November 17, 2017
Haines 279
Tala Oszkay

The UCLA Department of Sociology Irene Flecknoe Ross Lecture Series Movements, Organizations, and Markets (MOM) Working Group is pleased to present:

Zachary Griffen and Aaron Panofsky: VAM on Trial: Rationality and Expertise in Teacher Evaluation Lawsuits*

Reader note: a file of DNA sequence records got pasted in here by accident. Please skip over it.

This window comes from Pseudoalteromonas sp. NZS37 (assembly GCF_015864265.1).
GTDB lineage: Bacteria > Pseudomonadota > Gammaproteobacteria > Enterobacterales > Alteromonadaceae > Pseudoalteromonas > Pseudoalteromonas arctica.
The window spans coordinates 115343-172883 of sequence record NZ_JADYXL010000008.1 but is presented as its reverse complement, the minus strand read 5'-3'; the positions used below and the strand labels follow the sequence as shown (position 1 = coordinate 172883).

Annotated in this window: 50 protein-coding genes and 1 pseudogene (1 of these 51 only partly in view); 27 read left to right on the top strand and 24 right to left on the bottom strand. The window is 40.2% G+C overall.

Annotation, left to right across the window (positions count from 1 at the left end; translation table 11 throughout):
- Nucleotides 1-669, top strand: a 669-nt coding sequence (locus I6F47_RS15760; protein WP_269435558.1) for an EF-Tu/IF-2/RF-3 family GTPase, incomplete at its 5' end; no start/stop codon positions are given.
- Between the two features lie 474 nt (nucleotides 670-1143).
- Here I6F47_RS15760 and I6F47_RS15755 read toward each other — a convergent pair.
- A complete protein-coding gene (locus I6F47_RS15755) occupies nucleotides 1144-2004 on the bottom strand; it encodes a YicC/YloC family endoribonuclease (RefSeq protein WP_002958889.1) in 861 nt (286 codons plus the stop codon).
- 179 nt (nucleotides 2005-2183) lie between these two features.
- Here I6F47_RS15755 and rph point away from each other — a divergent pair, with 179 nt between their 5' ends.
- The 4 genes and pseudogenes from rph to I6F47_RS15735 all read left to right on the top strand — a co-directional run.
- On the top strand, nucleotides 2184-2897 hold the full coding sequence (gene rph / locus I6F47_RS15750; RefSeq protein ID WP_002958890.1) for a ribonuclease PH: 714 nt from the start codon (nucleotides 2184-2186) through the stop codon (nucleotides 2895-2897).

Over the last five years, the U.S. has seen nearly twenty lawsuits related to state teacher evaluation policies and tenure laws. These lawsuits have been prompted by a new kind of data on teacher effectiveness generated by a controversial statistical technology, Value Added Modeling (VAM). As economic and statistical experts became familiar with VAM in the 2000s, policymakers in various states incorporated the technology into teacher evaluation systems. VAM has been presented by education reformers as a rationalizing force based on legitimate expertise, but critics have argued that VAM is overly complex, biased, and unreliable as an evaluation method. In this paper, we first review how economic expertise has influenced the law historically and how experts have promoted ‘accountability’ policies in education. We then map out the landscape of lawsuits that involve VAM and compare several cases in detail to make sense of how expertise factors into legal decision making. How is this expertise constructed and contested in legal settings, in which the stakes of teacher evaluation and tenure policies may differ? We find that while many courts are willing to hear arguments from experts about the merits and drawbacks of VAM, claims that these teacher evaluation methods are inherently rational sometimes make no difference to court outcomes. In these cases, the negotiation of expert and legal rationalities often leads to consequential decisions that affect the autonomy of the teaching profession and students’ rights to a good education.